Update on the Use of Tacrolimus in Pediatrics

Kristi Higgins, PharmD

Disclosures

Pediatr Pharm. 2018;24(12) 

In This Article

Pharmacogenomics

Given the narrow therapeutic index, personalized medicine can be beneficial with the use of tacrolimus. Single nucleotide polymorphisms (SNPs) in the CYP3A5 gene can influence tacrolimus drug concentrations.[5] The mutation of G6986A produces the CYP3A5*3 allele. Those who are homozygotes for CYP3A5*3 (CYP3A5*3/*3) are considered non-expressers, and lose their functional enzyme. Expression of CYP3A5*1 (CYP3A5*1/*1, CYP3A5*1/3) leads to a higher enzymatic activity and metabolism of tacrolimus.[7] CYP3A5*1 expressers may require two-fold higher doses of tacrolimus to achieve therapeutic blood targets.[5]

In May 2018, a study by Min and colleagues evaluated a new way of dosing tacrolimus based on a patient's genotype. They compared genotype-guided dosing to standard dosing of tacrolimus in pediatric patients receiving heart, kidney, or liver transplant. The goal was to compare time to achieve and maintain therapeutic tacrolimus trough concentrations between the two groups. Patients were categorized as being CYP3A5 expressers or non-expressers, then randomized after transplantation to receive either genotype-guided dosing (n=35) or standard dosing (n=18) for tacrolimus. Those who were in the genotype-guided dosing group were dosed based on a sliding scale algorithm, with the lowest dose in older patients (more than 6 years of age) who were CYP3A5 non-expressers and the highest dose in younger children (less than 6 years) who were CYP3A5 expressers. Patients were followed for 30 days after initiation.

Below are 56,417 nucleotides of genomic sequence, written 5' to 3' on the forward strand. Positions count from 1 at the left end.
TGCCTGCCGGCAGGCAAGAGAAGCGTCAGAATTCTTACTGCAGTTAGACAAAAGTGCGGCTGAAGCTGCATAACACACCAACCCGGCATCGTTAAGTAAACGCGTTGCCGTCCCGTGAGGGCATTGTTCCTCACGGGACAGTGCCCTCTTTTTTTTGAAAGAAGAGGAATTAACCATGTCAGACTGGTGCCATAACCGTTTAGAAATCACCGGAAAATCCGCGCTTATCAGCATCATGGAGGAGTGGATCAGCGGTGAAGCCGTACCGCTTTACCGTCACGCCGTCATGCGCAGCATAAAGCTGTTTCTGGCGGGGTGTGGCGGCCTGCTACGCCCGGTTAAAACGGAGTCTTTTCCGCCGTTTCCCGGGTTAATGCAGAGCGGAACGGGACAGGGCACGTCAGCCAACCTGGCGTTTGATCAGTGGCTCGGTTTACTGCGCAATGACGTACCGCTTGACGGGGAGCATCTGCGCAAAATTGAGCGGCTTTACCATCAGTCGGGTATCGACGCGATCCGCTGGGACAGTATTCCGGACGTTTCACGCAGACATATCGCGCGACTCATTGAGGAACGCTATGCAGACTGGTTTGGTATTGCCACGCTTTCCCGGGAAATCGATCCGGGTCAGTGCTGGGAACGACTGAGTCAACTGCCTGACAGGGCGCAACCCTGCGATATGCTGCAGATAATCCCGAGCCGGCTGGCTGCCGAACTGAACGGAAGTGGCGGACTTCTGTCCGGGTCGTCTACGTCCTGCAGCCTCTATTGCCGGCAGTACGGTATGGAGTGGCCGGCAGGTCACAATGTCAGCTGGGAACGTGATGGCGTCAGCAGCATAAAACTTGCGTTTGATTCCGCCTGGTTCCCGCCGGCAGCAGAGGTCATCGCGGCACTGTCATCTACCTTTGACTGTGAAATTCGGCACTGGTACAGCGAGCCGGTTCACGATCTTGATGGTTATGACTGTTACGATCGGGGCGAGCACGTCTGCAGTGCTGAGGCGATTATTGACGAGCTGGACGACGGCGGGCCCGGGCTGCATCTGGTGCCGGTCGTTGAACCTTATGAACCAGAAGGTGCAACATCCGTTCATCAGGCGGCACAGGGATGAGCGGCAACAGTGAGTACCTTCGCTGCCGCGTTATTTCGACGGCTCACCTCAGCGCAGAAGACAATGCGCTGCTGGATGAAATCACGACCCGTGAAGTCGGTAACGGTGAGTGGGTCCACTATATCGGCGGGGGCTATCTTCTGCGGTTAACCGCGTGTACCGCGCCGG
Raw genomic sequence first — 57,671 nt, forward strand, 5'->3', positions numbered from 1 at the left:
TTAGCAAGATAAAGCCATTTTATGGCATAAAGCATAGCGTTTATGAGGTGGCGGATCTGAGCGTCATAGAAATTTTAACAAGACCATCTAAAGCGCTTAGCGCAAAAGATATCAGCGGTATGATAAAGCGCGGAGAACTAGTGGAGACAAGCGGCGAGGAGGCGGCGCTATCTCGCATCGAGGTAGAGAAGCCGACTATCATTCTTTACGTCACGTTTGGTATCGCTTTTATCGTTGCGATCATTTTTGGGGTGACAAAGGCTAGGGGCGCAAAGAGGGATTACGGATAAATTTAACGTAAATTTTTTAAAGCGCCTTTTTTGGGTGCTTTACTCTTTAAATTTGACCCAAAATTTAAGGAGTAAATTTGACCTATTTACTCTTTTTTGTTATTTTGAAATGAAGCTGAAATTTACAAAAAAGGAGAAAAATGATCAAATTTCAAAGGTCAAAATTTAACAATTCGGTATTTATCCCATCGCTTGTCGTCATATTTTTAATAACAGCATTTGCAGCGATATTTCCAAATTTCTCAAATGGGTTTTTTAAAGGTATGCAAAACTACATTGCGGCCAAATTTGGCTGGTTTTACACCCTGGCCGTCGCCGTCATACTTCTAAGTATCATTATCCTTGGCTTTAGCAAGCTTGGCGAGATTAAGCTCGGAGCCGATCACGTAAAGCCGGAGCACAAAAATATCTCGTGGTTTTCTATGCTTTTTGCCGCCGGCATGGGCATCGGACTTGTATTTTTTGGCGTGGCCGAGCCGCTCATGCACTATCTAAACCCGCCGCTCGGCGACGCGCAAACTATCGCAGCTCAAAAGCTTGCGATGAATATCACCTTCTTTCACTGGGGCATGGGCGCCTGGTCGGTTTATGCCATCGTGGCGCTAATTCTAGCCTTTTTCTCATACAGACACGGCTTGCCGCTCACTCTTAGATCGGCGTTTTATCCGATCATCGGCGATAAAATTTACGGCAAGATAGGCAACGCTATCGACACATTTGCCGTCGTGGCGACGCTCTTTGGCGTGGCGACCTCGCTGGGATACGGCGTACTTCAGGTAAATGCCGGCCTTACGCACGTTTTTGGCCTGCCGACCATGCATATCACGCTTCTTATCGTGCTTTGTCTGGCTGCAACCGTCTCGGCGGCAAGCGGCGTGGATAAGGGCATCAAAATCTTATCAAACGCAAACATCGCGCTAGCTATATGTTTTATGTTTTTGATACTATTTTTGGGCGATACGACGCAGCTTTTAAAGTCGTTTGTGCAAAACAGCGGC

Patients in the genotype-guided dosing arm achieved therapeutic tacrolimus concentrations earlier than those in the standard clinical dosing arm, with the median time to first therapeutic concentration of 3.4 (range 2.5–6.6) days in the genotype-guided arm and 4.7 (3.5–8.6) days in the standard arm (p=0.049). In the genotype-guided group, 69% of patients achieved stable tacrolimus concentrations, while only 44% of patients in the standard arm achieved stable concentrations within 30 days (p=0.089).

The median time to achieve stable therapeutic concentrations was 18 (range 14–27) days in the genotype-guided arm. This median time could not be calculated in the standard arm because < 50% of participants achieved stable therapeutic concentrations during study follow-up.[5] This study indicates that genotype-guided dosing could be a favorable approach to tacrolimus initiation.

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